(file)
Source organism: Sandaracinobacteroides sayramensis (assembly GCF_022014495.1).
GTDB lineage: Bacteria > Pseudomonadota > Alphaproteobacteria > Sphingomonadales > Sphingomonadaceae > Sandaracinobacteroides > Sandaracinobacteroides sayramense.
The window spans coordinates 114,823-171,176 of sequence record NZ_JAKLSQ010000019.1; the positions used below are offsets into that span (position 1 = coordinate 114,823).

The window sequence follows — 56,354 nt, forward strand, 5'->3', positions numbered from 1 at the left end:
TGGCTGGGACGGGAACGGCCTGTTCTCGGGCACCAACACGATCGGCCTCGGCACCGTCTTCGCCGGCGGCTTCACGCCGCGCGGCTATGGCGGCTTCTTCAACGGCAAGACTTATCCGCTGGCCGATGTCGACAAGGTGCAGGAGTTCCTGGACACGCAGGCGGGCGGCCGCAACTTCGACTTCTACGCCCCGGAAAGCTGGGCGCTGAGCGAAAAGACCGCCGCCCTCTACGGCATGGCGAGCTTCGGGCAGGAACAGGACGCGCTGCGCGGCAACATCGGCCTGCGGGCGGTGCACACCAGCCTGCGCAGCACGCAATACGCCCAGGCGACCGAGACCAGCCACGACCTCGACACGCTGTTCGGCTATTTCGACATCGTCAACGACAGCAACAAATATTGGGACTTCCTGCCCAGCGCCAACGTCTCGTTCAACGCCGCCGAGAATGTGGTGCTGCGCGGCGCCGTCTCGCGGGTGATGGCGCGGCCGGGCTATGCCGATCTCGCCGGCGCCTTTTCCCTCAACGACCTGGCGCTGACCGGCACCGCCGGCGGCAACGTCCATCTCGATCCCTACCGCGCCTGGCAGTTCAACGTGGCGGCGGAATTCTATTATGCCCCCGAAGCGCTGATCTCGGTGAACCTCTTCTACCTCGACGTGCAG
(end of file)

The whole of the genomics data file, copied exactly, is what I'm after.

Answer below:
Source organism: Sandaracinobacteroides sayramensis (assembly GCF_022014495.1).
GTDB lineage: Bacteria > Pseudomonadota > Alphaproteobacteria > Sphingomonadales > Sphingomonadaceae > Sandaracinobacteroides > Sandaracinobacteroides sayramense.
The window spans coordinates 114,823-171,176 of sequence record NZ_JAKLSQ010000019.1; the positions used below are offsets into that span (position 1 = coordinate 114,823).

The window sequence follows — 56,354 nt, forward strand, 5'->3', positions numbered from 1 at the left end:
TGGCTGGGACGGGAACGGCCTGTTCTCGGGCACCAACACGATCGGCCTCGGCACCGTCTTCGCCGGCGGCTTCACGCCGCGCGGCTATGGCGGCTTCTTCAACGGCAAGACTTATCCGCTGGCCGATGTCGACAAGGTGCAGGAGTTCCTGGACACGCAGGCGGGCGGCCGCAACTTCGACTTCTACGCCCCGGAAAGCTGGGCGCTGAGCGAAAAGACCGCCGCCCTCTACGGCATGGCGAGCTTCGGGCAGGAACAGGACGCGCTGCGCGGCAACATCGGCCTGCGGGCGGTGCACACCAGCCTGCGCAGCACGCAATACGCCCAGGCGACCGAGACCAGCCACGACCTCGACACGCTGTTCGGCTATTTCGACATCGTCAACGACAGCAACAAATATTGGGACTTCCTGCCCAGCGCCAACGTCTCGTTCAACGCCGCCGAGAATGTGGTGCTGCGCGGCGCCGTCTCGCGGGTGATGGCGCGGCCGGGCTATGCCGATCTCGCCGGCGCCTTTTCCCTCAACGACCTGGCGCTGACCGGCACCGCCGGCGGCAACGTCCATCTCGATCCCTACCGCGCCTGGCAGTTCAACGTGGCGGCGGAATTCTATTATGCCCCCGAAGCGCTGATCTCGGTGAACCTCTTCTACCTCGACGTGCAG